Electric Vehicles: General topics

DT

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More on the Ioniq 5 N. High performance hatch? Sure!

Photo is just a rendering but based on the real, existing vehicle, it could be pretty close:

1662995208851.png





However, when asked about an exact power figure Biermann remained coy:

"It’s not finalised, it could be 580, 600, 620 PS [427kW, 441kW, 456kW]. It’s a lot.”
 

Nycturne

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With VW continuing to struggle, I did get a hold of a local dealership that won’t do markups on the Ioniq 5. The markups being the reason I removed it from consideration before, as the price jumps into Model Y territory. The wait list is around 5-7 months, which is about what I’m expecting on the ID.4 still. The bad news is that they require a non-refundable deposit, so I really want to be able to drive one of these before I put money down, but nobody has one available to drive except on Turo.
 

DT

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I kind of wished I would've driven an Ioniq 5 at the NYC Auto Show, they had a whole track setup (indoor and outdoor), just a bit of a wait. I did sit in in one :D


IMG_1169_1920.jpg
 

quagmire

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I kind of wished I would've driven an Ioniq 5 at the NYC Auto Show, they had a whole track setup (indoor and outdoor), just a bit of a wait. I did sit in in one :D


View attachment 17643

That interior alone will prevent me from buying one despite loving the exterior design.

It just screams cheap.... Worse than GM interiors at their worst.
 

Nycturne

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Got invited to lock my ID.4 reservation (almost 3 months from reservation to lock), which means they are hoping to start sending these into the production queue at Chattanooga in the coming weeks/months. Still refundable, so not much reason not to put the money down and stay in line as long as possible. I also have an Ioniq 5 that I'm renting for a couple days this week that I need to go pick up tomorrow. Then I'll decide if it's worth the risk of putting down a non-refundable deposit there. Honestly, at least on paper, these two are the closest to what I actually want out of a car. But it's trade offs between the two.

VW's reputation at the moment for QC isn't as good as Hyundai's (more reports of issues, more serious issues reported), and VW has yet to push out a single software update in the US, despite those updates including fixes for issues folks are actively hitting and showing up on new cars. Put bluntly, VW has a software deployment problem and seemingly higher chance of hitting issues with the electric drivetrain. However, the ID.4 was actually a really good car, and more intended for light towing and hitch use (something I like). I also prefer the more curved, if a little bland, look of the ID.4. It's also a bit cheaper than the Ioniq. I don't hate the Ionic 5's exterior, but I honestly am not in love with it either. It winds up looking like it's covered in plastic more than other cars, because of the silver trim bits. The ID.4 was at just the perfect height to get into and out of for me and the partner as well, with comfortable seats. Hyundai's steering wheel and dash controls are better than the ID.4 though, and that's a pretty big deal. Having rocker switches that look like touch controls on the steering wheel is better than actual touch controls. Having some physical buttons and a volume knob is good. Being able to deliver software updates and fix issues (and create new ones apparently) is very helpful.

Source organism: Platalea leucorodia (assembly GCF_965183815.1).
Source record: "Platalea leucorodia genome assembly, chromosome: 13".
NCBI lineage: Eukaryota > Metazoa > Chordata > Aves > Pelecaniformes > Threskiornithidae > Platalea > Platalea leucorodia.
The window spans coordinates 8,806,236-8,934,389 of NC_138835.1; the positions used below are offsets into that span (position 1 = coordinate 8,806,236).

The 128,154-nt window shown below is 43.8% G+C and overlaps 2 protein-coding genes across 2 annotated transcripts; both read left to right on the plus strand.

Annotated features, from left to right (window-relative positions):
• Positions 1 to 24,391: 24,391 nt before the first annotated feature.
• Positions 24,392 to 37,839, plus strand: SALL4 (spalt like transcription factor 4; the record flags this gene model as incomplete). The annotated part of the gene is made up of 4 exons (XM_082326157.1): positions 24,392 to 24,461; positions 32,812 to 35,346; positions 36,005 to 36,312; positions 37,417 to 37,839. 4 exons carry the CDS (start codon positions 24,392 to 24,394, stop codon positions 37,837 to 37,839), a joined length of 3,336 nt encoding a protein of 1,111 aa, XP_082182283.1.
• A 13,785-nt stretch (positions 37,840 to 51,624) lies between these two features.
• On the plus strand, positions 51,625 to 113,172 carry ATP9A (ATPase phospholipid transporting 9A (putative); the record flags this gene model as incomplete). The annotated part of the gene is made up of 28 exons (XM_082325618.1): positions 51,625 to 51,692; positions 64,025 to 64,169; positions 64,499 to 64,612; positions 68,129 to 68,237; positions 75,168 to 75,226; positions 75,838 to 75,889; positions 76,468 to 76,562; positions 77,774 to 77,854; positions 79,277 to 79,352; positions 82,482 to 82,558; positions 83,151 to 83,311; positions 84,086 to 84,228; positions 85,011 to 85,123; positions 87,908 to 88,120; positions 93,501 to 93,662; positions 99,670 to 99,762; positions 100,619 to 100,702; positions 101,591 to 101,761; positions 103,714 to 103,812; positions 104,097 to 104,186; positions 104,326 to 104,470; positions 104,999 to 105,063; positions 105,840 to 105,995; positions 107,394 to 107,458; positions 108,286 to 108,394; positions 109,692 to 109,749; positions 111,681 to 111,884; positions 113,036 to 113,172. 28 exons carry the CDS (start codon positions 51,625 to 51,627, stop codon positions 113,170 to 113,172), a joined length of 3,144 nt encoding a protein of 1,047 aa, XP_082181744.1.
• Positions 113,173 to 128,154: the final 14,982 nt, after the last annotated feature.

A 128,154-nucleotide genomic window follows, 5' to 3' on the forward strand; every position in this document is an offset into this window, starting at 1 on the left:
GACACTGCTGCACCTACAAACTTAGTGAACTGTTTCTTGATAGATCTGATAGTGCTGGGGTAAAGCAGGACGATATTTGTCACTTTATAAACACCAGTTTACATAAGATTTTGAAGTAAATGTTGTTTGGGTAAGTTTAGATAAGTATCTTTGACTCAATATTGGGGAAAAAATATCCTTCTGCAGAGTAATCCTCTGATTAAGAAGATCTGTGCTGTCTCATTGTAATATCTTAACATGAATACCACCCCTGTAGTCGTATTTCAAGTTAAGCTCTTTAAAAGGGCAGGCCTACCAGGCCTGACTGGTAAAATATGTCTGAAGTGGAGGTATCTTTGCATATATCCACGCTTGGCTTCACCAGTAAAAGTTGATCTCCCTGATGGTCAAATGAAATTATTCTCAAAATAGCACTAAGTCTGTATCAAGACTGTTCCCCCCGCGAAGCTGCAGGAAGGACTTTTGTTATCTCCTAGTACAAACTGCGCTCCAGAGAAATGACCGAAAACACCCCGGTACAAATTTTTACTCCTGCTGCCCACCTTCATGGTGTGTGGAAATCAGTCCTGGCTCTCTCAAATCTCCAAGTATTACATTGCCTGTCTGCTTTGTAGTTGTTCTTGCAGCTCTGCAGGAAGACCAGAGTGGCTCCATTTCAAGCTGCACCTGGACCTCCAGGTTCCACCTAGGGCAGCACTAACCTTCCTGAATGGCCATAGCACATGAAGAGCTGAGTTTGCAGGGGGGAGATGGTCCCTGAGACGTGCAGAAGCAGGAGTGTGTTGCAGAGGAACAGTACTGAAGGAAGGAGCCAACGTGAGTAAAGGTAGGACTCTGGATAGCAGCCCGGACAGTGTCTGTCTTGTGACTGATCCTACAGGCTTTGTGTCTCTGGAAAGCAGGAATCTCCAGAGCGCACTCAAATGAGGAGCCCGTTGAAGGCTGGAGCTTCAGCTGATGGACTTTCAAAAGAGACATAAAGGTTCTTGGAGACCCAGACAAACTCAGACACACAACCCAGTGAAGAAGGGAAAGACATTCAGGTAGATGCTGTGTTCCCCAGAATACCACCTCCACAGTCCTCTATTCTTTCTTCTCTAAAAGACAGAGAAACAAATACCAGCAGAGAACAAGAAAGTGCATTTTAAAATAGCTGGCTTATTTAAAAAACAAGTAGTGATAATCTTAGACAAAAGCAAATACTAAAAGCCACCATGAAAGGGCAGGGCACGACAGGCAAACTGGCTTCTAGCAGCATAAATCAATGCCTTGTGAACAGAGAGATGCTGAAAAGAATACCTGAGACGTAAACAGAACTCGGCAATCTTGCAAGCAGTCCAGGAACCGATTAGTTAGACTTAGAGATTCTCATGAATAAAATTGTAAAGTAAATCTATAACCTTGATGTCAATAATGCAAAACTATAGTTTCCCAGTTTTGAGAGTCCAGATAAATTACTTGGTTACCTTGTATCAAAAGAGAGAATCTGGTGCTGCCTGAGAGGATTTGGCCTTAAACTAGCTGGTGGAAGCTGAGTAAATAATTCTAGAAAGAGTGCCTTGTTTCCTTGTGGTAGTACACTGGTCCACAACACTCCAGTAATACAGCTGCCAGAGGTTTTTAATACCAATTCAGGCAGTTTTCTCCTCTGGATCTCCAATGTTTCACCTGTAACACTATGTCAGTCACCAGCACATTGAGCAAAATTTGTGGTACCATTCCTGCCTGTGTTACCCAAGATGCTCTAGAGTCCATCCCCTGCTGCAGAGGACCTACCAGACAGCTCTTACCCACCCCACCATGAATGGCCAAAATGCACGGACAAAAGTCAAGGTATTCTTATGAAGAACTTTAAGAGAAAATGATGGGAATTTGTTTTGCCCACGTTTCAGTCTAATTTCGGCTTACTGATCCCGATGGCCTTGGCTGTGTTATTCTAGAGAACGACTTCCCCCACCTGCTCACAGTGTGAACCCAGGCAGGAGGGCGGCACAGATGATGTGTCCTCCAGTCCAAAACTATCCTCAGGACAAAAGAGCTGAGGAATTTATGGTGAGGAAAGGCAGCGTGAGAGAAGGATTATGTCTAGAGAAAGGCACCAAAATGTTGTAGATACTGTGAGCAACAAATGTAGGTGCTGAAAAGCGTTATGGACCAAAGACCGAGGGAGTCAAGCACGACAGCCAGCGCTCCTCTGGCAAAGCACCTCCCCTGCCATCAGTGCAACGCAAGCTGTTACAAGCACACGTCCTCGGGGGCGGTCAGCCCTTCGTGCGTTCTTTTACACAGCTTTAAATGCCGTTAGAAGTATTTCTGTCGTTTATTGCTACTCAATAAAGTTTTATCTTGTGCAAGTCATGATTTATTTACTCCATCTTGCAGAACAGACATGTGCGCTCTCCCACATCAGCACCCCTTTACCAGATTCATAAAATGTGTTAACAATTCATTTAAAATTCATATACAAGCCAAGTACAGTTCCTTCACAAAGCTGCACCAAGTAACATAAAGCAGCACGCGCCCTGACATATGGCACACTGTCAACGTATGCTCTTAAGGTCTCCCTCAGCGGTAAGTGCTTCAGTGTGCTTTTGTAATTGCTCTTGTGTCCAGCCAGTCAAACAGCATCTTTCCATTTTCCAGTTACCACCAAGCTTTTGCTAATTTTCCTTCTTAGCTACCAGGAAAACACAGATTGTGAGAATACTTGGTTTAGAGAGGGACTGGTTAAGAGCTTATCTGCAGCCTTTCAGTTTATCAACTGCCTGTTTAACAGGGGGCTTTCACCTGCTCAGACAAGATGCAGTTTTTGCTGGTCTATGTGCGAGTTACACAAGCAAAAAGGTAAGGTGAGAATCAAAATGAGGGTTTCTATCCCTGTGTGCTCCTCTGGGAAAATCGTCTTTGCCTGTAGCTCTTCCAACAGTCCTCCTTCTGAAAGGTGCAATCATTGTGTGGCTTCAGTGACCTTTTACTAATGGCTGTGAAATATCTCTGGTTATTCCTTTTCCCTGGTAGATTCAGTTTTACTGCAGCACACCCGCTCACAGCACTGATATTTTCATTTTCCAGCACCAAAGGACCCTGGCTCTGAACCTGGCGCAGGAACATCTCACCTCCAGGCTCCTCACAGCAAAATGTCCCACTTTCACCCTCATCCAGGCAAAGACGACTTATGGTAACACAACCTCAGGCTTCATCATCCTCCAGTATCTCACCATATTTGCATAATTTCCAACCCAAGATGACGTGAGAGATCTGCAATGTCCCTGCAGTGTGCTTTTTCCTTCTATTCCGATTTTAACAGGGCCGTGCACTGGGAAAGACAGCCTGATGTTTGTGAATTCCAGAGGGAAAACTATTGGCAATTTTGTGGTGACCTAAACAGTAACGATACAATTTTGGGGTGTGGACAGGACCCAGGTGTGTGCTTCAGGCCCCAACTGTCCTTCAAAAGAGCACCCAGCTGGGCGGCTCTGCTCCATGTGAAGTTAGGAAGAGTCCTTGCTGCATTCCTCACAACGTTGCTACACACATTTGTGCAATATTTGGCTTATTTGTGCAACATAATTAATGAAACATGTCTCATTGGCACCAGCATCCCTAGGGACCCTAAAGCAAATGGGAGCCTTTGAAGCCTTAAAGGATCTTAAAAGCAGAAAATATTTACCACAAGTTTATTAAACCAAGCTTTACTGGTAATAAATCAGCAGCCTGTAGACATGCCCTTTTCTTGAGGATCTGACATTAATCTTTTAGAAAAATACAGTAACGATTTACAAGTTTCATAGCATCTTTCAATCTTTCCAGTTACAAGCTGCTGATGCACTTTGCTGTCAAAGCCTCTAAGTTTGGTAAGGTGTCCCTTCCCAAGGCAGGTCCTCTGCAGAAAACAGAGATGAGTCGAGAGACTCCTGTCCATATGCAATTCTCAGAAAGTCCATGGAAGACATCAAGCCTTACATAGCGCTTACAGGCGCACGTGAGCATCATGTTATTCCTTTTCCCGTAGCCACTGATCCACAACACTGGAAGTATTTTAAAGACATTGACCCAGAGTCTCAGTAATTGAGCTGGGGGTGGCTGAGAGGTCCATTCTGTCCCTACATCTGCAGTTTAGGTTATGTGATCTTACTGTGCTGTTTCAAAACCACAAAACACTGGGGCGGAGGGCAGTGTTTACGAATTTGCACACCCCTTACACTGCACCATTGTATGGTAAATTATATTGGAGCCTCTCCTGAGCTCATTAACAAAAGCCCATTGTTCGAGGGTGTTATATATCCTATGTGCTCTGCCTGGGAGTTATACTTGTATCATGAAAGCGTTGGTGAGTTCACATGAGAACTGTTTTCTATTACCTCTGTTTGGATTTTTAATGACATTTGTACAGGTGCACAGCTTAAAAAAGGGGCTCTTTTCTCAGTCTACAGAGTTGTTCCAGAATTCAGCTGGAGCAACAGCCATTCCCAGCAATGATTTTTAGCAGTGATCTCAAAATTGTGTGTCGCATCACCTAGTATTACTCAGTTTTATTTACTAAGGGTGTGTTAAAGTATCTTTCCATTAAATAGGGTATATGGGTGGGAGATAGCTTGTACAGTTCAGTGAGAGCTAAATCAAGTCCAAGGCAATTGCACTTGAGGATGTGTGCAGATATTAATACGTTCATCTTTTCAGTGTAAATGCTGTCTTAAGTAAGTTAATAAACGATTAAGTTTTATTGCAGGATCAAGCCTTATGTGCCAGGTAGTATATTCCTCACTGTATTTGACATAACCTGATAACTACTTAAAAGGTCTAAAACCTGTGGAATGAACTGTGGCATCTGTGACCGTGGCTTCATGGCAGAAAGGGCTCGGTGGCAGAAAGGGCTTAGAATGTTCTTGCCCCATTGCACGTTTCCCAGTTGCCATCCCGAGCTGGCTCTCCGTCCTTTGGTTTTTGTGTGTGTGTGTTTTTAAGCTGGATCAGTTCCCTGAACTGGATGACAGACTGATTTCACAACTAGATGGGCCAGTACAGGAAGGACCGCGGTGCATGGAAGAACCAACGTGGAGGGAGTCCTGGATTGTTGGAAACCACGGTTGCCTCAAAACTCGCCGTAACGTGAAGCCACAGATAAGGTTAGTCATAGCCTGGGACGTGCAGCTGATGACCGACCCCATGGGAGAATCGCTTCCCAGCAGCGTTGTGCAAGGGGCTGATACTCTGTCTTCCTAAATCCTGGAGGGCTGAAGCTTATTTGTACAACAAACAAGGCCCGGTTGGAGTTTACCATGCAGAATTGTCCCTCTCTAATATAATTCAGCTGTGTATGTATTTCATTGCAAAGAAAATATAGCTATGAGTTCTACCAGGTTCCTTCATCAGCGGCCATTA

I think VW of America did a bit of a self-own with the 2023 color/interior options though, which does make the light interiors on the Hyundai more appealing.

I guess I'll see if the interior materials feel as bad as some folks say (quagmire isn't the only one that's commented on the interior materials), and how the Ioniq 5 feels to drive. Honestly, the main thing that would tip me over to the Ioniq 5 is the controls/reliability/comfort during the rental period. But I think it's going to be a tough call, I wouldn't be surprised if I have a reservation on both. :|
 

Nycturne

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Yeah, I see what folks mean about the cheap interior. That same silver-coated plastic you’d find on cheap electronics, lots of hard touch plastics on the lower trim level. The screens are fine to me though, no complaints there. Not sure I like the seats. Hug my back a bit too aggressively compared to the Outback and ID.4. And the cargo area feels small even though at least in width and depth it isn’t much different than an ID.4. The suspension is fine, but something just feels “off” about it compared to what I’m used to. It feels a lot like an Impreza-style hatchback that got inflated in size and made into an EV, in many ways.

But boy does the steering wheel beat VW‘s, and the whole car feels a lot more familiar to someone coming from other Japanese or Korean cars. And the driver assist features are more intuitive to me trying to use them without any instruction on the freeway. The cabin is dead quiet. The ID.4 cabin is also quiet, but I find the controls a little more quirky. I’d get used to them fine, but it is a compromise. Also a fan of the adjustable regen paddles on the Ioniq 5. In terms of control, I kinda have to give it to Hyundai as the tech is just better integrated and sorted.